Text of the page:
Development of Student Communication in STEM using Virtual PBL-Based Global Collaboration Projects

Date

2017-11-09

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Abstract

In the Science, Technology, Engineering, and Mathematics (STEM) workplace, employers are seeking graduates proficient in critical thinking, creativity, collaboration, and communication, or 21st century skills, to be competitive in emergent global markets. The latter skill of communication is of particular interest; often cited as lacking by many educators and the STEM workplace alike as the workplace becomes more connected and diverse. This demand has left educators searching for the strategies to improve students’ communication in the K-12 classroom. Considering tenets of connectivism, global collaboration provides unique opportunities for students to practice communication skills in an experiential manner due to the geographical distance that exists between classrooms. The purpose of this study was to investigate the impact of a virtual Project-Based Learning (PBL) approach using global collaboration in fifth grade, exploring the development of student communication competencies from the perception of both teachers and students. Using a mixed method case study design, multi-week collaborative PBL projects in three fifth grade STEM classrooms in Texas were conducted, two of which had global partners while the third acted as a control. Data sources included virtual classroom observations, a pre and post student survey, and teacher interviews. Using international frameworks, communication skills in STEM were broken into four competencies to code and analyze the data: understanding others’ key ideas, valuing others’ perspectives, developing active assertions, and developing shared understanding. There was no statistical significance pre to post in the self-perception of the students on their communication competencies in STEM. Results of teacher perception and observation suggest virtual PBL-based global collaboration projects developed students ability to share and understand ideas, use multiple representations to present those ideas, and be open to perspectives different than their own, when compared to the control classroom. This research suggests this pedagogical approach is a meaningful strategy for K-12 classroom teachers to develop students’ communication competencies in STEM. Further research is needed to clearly determine students’ perceptions, and how this intervention may impact communication competencies in STEM with prolonged engagement.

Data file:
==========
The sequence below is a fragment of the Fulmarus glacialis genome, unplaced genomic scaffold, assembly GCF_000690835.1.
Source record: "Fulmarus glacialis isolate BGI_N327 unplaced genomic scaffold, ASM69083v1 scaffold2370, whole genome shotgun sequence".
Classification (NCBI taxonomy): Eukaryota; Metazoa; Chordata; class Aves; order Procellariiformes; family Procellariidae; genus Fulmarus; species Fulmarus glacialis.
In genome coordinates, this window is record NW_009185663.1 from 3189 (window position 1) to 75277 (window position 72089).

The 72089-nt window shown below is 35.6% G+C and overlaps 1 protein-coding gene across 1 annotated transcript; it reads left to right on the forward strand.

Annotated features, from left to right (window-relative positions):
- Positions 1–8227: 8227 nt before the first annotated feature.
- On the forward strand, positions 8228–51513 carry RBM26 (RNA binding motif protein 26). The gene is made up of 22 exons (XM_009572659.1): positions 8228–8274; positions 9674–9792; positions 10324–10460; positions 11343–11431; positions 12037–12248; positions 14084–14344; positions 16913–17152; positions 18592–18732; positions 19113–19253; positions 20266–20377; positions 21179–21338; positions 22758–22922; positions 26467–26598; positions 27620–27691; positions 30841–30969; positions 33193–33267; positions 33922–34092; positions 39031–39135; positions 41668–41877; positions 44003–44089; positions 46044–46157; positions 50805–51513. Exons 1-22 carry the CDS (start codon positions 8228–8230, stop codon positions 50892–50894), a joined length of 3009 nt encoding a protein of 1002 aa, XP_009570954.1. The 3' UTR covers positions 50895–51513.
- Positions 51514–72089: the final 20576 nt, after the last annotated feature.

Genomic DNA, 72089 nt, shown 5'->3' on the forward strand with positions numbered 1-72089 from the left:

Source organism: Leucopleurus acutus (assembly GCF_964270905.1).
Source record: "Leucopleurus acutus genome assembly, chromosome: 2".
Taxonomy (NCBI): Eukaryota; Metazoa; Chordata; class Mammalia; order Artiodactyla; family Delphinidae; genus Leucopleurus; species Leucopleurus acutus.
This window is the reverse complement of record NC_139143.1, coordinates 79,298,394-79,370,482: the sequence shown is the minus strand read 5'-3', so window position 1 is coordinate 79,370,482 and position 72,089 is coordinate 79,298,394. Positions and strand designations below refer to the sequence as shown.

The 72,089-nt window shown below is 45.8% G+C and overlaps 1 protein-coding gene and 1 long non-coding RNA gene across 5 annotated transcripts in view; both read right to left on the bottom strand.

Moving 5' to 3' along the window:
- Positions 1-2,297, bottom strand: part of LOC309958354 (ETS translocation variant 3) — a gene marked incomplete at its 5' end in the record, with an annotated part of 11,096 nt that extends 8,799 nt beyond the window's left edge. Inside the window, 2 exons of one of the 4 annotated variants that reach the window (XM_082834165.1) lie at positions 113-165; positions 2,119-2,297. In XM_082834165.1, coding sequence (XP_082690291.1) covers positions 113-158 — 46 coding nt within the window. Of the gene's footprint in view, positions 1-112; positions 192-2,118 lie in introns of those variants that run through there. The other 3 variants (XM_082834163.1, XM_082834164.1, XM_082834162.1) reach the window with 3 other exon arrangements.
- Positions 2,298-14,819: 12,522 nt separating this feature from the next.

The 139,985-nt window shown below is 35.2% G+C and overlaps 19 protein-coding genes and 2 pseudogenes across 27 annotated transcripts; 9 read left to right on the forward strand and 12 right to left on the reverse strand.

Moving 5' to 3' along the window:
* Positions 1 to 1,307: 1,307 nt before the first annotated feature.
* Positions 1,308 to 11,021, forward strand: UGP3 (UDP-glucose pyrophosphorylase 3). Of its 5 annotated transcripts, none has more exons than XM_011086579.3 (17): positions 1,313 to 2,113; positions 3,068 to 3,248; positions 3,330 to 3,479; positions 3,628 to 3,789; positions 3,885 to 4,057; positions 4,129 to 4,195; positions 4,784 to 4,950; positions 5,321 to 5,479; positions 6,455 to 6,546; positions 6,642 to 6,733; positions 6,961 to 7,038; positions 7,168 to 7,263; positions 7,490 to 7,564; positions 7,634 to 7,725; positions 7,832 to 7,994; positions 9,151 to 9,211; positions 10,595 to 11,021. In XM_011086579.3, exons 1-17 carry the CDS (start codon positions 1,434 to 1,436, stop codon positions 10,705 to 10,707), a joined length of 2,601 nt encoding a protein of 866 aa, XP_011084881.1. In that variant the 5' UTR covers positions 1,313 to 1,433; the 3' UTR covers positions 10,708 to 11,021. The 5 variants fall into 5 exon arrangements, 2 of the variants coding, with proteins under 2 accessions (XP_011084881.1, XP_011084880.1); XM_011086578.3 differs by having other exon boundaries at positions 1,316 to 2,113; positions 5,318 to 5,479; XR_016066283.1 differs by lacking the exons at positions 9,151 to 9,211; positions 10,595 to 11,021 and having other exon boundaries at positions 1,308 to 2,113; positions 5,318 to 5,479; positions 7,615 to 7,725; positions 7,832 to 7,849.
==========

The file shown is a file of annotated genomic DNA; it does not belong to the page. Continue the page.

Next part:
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Keywords

Global collaboration, Student communication, Communication in STEM, Virtual collaboration

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